Hurley: Even going back to K-State, to be honest, I had a pretty bad walk ratio. If you want to look at the innings to strikeouts––it didn't matter. It was too many walks. Honestly, that has always kind of been my nemesis.

I went out this offseason and just told myself that it was time to throw strikes. I just got the general approach that I'm just going to attack hitters and not give them too much credit. It's kind of funny that whenever you limit free bases, you limit runs at the same time. So by dropping walks, you take runners off the basepaths and force them to beat you by lining up a couple hits in a row. Like I said, I just took a mental approach.

I have Brad out here working with me on a delivery that has so far been huge for me as well. He has got me on track with where I want the ball to go, and I don't have very many bad miss pitches anymore. In college and two years ago, I would run a fastball to a lefty all the way to the other batter's box, which is just a bad miss. Those are pretty much eliminated.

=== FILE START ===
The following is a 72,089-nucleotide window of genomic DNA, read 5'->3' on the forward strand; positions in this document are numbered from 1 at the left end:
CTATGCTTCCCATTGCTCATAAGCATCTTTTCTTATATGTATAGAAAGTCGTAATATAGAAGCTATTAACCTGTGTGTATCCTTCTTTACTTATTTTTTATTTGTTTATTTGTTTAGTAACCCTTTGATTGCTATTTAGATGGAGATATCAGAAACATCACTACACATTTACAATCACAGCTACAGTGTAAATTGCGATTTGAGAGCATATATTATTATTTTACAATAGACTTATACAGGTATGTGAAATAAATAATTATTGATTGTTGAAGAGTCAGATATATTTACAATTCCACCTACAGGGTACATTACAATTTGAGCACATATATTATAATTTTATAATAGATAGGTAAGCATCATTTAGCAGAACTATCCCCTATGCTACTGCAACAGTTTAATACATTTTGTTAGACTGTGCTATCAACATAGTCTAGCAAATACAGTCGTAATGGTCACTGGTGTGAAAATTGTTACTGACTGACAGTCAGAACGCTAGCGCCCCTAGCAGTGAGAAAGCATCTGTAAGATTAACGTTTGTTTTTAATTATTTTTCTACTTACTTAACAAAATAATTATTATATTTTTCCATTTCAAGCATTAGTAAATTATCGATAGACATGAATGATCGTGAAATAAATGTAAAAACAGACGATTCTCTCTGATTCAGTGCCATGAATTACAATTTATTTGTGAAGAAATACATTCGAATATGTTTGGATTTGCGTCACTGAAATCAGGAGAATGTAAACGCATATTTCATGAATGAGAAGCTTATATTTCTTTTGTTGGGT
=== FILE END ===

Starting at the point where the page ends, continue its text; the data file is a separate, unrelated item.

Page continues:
So through the course of re-vamping some mechanics and having a different mental approach, I now expect strikes to come out of me, which has never been the case. That has been really nice.

Cole: How big of a confidence builder is it that you're not just throwing strikes, but also having plenty of success while doing so?

Hurley: It's huge. By throwing strikes, I've gained confidence because if I'm not helping these hitters out, I increase my chances for success. Out here, we have a great team. Leury Garcia, at shortstop, has made multiple great plays behind me. You've got great outfielders––people robbing home runs. We've had two already this year.